Other work in this campaign:

Met Police/NightclubsMet Police/Hackney ParkMet Police/Dog ShowMet Police/Wheelie BinsLeft/FieldLeft/FieldLeft/FieldLeft/FieldLeft/FieldLeft/FieldLeft/FieldLeft/FieldLeft/FieldLeft/FieldLeft/FieldLeft/FieldLeft/FieldLeft/FieldLeft/FieldLeft/FieldLeft/FieldLeft/Field

We were asked to help the Metropolitan Police with their enquiries.

It went along these lines; a local nightclub is making an unholy row and the residents living close by have objected and want it closed down.

Two things sprang to mind – the residents had decided what the problem was (the nightclub was too noisy) and what the solution was. (Close the club down).

Both a little unfair, as they were both wrong.

The problem was not that the nightclub was being noisy – it was the patrons leaving the nightclub at the end of the night that were being noisy.

So the solution to the problem was to quieten the people as they leave at 2 in the morning.

As everyone left the nightclub Stevyn suggested the door staff handed everyone a small bottle of water – this helped sober them up. And they also handed lollipops – the sugar in this also helped sober them up and obviously kept their mouth too busy to make too much noise.

The noise was reduced. The complaints stopped. The nightclub remained open.

A local east-end park had a problem - too many bums on seats.

Residents of the area surrounding the park were complaining that homeless people were using the benches to sleep on and they had nowhere to sit if they wanted to use the park.

Now you can’t ‘ban’ the homeless from the park.

And to remove the benches would spoil everyone’s enjoyment.

The solution was relatively simple – small divides prevented people from lying on the benches but didn’t prevent them from being sat upon – sometimes the simplest solutions cure the seemingly most complex problems.

A local housing estate on the edge of town had a problem. It was rough.

Gangs of kids and their dogs hanging around, intimidating other residents.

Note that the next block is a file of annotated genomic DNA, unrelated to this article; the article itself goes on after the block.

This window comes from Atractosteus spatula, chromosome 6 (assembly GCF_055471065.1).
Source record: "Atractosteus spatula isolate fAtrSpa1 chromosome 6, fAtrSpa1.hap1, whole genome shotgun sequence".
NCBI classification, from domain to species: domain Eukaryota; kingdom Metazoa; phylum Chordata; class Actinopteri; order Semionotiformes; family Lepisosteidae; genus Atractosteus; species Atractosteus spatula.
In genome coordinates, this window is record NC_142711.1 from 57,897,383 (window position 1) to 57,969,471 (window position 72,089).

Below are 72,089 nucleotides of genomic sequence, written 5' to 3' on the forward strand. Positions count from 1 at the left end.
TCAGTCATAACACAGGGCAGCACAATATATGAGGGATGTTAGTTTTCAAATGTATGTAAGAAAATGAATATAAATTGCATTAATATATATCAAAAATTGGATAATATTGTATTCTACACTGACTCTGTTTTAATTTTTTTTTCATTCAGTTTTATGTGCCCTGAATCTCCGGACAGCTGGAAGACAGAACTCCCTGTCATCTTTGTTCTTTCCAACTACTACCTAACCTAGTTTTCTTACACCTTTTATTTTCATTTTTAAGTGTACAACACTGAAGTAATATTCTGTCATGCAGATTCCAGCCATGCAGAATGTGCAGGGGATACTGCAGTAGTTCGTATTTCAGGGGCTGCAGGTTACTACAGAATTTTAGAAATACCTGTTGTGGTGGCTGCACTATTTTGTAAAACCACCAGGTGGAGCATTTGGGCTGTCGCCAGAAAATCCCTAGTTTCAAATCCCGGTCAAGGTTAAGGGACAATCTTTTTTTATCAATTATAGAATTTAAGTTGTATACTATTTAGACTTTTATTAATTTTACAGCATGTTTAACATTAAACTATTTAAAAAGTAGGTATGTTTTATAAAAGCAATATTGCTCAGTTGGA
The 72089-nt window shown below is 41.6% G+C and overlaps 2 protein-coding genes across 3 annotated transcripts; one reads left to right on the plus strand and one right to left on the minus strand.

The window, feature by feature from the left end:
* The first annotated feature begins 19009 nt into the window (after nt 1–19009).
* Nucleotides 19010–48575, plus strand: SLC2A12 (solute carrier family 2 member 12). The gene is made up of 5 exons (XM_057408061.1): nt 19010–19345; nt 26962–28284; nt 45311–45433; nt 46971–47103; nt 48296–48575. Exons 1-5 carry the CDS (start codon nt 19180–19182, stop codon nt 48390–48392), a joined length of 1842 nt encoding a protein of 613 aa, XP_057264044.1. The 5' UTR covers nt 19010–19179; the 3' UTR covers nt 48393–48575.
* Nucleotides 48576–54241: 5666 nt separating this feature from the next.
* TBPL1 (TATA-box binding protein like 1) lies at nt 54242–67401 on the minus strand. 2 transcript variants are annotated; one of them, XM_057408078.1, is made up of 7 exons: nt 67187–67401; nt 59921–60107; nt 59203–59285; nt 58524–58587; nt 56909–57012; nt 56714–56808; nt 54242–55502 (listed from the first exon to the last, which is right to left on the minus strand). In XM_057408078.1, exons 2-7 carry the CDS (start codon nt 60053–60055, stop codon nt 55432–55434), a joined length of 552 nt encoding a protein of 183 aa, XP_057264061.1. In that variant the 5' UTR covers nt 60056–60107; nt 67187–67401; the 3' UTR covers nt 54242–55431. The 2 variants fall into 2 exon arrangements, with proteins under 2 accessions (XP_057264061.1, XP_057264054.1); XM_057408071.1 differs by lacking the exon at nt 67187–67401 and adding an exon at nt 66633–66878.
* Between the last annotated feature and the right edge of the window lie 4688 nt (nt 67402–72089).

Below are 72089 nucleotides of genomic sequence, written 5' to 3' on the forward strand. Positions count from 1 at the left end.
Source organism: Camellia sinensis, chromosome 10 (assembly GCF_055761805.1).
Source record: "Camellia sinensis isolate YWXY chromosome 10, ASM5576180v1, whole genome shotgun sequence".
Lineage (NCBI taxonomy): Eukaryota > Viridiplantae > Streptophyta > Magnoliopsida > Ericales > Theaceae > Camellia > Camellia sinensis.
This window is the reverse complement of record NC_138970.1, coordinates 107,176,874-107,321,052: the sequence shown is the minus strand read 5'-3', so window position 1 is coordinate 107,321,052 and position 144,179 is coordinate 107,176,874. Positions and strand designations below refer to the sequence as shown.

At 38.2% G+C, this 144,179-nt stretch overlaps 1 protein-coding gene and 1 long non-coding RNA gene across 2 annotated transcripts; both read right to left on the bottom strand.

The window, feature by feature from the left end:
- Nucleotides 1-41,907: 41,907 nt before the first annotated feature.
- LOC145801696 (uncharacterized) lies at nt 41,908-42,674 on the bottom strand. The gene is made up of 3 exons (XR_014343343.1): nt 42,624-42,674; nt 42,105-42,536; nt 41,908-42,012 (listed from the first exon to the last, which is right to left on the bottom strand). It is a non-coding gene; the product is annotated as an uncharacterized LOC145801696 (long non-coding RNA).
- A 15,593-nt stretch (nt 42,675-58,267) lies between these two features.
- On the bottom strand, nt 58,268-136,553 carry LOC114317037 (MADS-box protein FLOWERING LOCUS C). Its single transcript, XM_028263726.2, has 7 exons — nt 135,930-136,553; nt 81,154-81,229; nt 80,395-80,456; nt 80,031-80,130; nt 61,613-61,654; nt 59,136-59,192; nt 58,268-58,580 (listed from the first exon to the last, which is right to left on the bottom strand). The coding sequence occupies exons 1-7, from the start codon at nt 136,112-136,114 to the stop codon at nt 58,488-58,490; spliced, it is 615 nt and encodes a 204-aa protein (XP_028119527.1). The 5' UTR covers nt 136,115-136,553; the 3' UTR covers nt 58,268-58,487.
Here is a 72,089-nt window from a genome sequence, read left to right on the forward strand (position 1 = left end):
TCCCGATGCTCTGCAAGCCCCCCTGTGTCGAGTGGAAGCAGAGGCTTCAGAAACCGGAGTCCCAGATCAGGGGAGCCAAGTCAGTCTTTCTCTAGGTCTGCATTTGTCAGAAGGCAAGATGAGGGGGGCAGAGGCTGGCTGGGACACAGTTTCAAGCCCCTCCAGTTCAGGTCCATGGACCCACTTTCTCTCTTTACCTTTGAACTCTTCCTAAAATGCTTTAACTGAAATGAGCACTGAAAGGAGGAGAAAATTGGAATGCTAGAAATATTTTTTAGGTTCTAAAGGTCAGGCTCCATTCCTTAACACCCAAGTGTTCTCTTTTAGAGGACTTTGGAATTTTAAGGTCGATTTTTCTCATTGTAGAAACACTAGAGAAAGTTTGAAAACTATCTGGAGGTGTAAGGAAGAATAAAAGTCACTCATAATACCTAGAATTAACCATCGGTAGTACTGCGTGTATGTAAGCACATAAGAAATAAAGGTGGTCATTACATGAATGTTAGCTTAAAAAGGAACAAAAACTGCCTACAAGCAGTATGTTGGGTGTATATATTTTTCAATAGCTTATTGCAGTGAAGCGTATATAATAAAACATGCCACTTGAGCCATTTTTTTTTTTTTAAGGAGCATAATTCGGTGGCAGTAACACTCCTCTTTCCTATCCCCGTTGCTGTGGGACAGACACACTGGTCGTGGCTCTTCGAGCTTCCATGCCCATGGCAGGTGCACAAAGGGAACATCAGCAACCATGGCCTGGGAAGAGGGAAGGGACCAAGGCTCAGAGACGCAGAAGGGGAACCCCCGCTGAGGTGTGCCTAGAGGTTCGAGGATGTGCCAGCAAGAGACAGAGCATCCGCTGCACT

There were fights. There were muggings. The air of aggression and intimidation meant everyone kept themselves to themselves, which only caused to fuel suspicion and fear.

As the downward spiral continued, the older folk became too scared to venture out - even to walk their dogs.

Stevyn noticed that dogs provided a common bond between both sides. “I know. Let’s put a dog show on in the middle of the estate.”

We thought he was barking mad.

But that’s what happened.

The grannies with their poodles and the ‘yoof’ with their Staffordshire Bull Terriers had one thing in common – they loved their dogs. They were proud of their dogs. They wanted to show off their dogs.

And so, the annual dog show in the middle of the housing estate brings the community together and when you have a community that knows one-another you look out for each other; you care about each other and you certainly don’t fight or mug someone you care about.

This housing estate is now a much nicer, safer place to be.

In one small part of West London, burglaries were up - a sudden spike that couldn’t, at first, be explained.

But there was a pattern.

The burglaries happened when the homeowners were at work. On Tuesday.

Not Wednesday. Not Friday.

A bit of simple research revealed why Tuesday was different to Wednesday or Friday (or Monday or Thursday for that matter.)

Tuesday was ‘bin day’.

Every Tuesday the dustbin men came round emptying the bins and not putting them back where they were normally kept – the people who weren’t at work put their own bins back where they should be – the other bins served as a neon light to burglars that there was ‘no one at home’.

A little social campaign encouraging neighbourly love and bin repositioning stopped the ambient advertising campaign that was attracting burglars.